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How to read a file line by line

March 2015


This article introduces the concept of playing a file line by line in Linux with the help of examples and tips along with a guided tour of initiating a loop. The article discusses the errors committed while reading a file line by line on the Linux platform. With samples and illustrations, it shows how the 'for loop' and 'while loop' differ in their respective outputs. It also provides tips on how to use the while loop and depicts its syntax. It concludes with the process behind initiating a loop along with the side effects the while loops can exhibit.

One of the most common errors when using scripts bash on GNU / Linux is to read a file line by line by using a for loop (for line in $ (cat file.txt) do. ..), which in this example leads to an assessment for each line and not every word of the file.
It is possible to change the value of the variable $ IFS (Internal Field Separator, internal field separator) with a for loop before starting the loop.

Sample output with a for loop:
for line in $ (cat file.txt) do echo "$ line" done
This           
is                
row           
No           
1           
This           
is                 
row           
No           
2           
This           
[...]           

The solution is to use a while loop coupled with the internal read.

It is possible to get the result with a for loop provided to change the value of the variable $ IFS (Internal Field Separator, internal field separator) before starting the loop.

While loop

The while loop remains the most appropriate and easiest way to read a file line by line.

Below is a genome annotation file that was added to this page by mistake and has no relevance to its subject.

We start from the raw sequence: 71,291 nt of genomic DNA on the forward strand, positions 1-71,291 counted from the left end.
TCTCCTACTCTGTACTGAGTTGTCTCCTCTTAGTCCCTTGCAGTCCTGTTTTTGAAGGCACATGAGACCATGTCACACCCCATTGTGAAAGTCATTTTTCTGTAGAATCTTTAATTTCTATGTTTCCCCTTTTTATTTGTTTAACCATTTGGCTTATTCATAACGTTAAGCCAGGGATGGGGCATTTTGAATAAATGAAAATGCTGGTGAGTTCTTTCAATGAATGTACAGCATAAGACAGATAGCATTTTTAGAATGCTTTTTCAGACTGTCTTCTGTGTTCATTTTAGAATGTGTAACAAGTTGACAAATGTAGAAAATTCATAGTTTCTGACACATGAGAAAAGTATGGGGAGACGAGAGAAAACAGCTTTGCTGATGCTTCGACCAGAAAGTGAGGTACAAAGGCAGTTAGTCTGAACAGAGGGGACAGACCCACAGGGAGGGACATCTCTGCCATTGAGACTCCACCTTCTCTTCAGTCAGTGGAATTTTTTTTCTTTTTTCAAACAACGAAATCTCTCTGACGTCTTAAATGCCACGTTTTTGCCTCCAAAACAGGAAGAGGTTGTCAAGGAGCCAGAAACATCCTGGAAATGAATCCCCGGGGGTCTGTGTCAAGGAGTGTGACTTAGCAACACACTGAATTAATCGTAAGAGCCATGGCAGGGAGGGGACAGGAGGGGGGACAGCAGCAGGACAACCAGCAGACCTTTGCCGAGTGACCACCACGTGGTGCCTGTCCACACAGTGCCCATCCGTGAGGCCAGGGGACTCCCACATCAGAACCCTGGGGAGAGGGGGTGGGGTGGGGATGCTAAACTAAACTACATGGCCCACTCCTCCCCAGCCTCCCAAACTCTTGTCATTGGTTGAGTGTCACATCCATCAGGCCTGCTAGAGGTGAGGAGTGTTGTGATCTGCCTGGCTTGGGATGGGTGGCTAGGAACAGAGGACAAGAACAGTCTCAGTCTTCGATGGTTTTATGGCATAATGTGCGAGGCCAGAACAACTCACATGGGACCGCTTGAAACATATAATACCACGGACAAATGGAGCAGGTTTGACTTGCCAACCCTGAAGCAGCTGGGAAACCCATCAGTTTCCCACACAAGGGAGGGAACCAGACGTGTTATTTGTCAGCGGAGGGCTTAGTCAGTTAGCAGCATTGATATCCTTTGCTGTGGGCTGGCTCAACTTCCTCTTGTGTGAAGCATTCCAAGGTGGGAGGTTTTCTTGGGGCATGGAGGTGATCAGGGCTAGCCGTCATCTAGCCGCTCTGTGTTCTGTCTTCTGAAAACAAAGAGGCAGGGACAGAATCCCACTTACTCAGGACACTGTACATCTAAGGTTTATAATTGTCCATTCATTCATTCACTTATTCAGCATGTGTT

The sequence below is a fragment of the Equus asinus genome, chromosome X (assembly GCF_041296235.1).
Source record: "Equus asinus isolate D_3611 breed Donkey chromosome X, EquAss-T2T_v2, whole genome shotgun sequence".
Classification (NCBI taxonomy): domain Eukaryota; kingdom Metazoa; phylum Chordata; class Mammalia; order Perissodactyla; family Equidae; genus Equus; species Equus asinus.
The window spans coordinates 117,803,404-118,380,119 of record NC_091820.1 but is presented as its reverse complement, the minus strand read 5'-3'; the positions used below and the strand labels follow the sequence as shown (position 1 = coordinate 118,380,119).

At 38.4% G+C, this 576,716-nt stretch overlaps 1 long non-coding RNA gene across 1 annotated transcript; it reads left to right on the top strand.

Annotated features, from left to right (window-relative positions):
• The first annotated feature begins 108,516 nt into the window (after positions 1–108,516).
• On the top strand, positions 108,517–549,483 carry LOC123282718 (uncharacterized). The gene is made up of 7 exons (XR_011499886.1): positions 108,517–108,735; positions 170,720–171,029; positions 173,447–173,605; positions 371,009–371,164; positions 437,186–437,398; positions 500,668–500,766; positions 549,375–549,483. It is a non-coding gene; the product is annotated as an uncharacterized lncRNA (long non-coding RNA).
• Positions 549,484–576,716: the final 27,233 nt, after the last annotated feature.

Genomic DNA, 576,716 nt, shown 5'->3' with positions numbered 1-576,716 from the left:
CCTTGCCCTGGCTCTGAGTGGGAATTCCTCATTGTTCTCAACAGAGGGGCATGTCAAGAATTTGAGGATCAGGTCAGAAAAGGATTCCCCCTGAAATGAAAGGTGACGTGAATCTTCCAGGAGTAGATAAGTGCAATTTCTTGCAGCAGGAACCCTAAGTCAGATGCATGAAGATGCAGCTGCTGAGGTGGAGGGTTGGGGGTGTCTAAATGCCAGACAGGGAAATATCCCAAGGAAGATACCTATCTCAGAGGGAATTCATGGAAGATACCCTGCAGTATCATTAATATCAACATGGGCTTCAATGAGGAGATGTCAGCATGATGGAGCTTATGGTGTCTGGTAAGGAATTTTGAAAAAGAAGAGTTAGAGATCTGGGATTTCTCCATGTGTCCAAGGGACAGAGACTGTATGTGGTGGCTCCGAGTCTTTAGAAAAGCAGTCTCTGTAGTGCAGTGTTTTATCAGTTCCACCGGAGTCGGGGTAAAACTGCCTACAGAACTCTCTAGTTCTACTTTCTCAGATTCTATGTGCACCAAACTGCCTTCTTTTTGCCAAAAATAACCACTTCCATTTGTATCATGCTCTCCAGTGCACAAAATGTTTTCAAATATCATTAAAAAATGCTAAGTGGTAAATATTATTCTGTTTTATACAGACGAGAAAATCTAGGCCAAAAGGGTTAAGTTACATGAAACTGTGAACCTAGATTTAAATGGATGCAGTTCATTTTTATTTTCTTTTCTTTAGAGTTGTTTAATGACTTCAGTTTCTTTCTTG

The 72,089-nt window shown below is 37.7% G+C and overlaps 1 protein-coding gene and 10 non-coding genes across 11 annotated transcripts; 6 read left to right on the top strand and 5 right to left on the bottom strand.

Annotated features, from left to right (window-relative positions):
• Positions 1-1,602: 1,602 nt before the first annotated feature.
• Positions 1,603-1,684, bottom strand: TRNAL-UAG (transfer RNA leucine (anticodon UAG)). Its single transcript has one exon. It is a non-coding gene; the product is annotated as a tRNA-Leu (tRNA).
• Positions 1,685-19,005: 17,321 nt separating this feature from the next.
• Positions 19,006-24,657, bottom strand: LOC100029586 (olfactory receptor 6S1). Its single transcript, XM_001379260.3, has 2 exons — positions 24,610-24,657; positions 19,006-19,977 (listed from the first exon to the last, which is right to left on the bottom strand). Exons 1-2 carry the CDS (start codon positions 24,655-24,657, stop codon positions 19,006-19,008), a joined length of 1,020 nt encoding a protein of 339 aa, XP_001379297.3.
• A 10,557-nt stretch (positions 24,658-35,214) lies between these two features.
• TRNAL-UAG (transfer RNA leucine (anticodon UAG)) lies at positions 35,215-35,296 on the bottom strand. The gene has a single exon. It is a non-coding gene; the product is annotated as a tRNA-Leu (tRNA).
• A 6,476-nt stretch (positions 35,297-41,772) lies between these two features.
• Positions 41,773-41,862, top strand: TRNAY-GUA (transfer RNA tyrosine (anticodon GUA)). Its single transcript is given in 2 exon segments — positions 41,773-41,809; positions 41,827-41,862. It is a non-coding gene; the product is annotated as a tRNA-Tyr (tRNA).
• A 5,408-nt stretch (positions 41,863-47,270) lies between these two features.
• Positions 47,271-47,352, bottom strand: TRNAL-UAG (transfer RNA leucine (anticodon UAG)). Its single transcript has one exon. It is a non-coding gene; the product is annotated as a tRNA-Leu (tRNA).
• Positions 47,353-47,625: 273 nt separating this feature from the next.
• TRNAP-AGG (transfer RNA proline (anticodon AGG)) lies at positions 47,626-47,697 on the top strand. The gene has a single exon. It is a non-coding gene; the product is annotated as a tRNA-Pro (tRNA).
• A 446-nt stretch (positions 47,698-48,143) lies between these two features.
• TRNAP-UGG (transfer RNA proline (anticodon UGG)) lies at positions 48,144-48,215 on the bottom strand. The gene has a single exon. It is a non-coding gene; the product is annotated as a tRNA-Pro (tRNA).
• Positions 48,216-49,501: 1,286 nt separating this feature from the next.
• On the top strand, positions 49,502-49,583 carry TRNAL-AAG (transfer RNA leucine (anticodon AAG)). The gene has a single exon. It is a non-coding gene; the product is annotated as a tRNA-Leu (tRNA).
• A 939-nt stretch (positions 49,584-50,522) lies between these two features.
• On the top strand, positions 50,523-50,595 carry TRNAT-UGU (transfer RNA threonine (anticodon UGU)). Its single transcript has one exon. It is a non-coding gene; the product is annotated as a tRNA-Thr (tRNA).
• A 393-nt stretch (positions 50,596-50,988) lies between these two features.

Syntax

while read line           
do           
    command           
done <file 

Example


The starting file:
This is line 1     

  • This is line 2
  • This is line 3
  • This is line 4
  • This is line 5


The instructions in the command line:
while read line; do echo -e "$line\n"; done < file.txt


or in a "bash" script:
#! / bin / bash           

while read line           
do           
    echo-e "$ line \ n"           
done <file.txt           

The output on the screen (stdout):           
This is line 1        

This is line 2        

This is line 3           

This is line 4           

This is line 5   

Tips


It is entirely possible from a structured file (like an address book or /etc/passwd, for example), to retrieve the values of each field and assign them to several variables with the command 'read'. Be careful to properly assign the IFS variable with good field separators (space by default).

Example:
#! /bin/bash          

while IFS=: read user pass uid gid full home shell          
do          
echo -e "$full :\n\          
 Pseudo : $user\n\          
 UID :\t $uid\n\          
 GID :\t $gid\n\          
 Home :\t $home\n\          
 Shell :\t $shell\n\n"          
done < /etc/passwd

Bonus


while read i; do echo -e "Parameter : $i"; done < <(echo -e "a\nab\nc")

Initiate a Loop


Although the while loop is the easiest method, it has its side effects. It obliterates the formatting of lines including spaces and tabs.
  • Moreover, the for loop coupled with a change of IFS helps keep the structure of the document output.


Syntax

old_IFS=$IFS      # save the field separator           
IFS=$'\n'     # new field separator, the end of line           
for line in $(cat fichier)          
do          
   command          
done          
IFS=$old_IFS     # restore default field separator 
For unlimited offline reading, you can download this article for free in PDF format:
How-to-read-a-file-line-by-line.pdf

See also

In the same category

Cómo leer un archivo línea por línea
By Carlos-vialfa on August 11, 2008
Comment lire un fichier ligne par ligne
By jipicy on January 27, 2007
Como ler um arquivo linha por linha
By pintuda on December 15, 2009
Original article published by jipicy. Translated by deri58. - Latest update by Jeff
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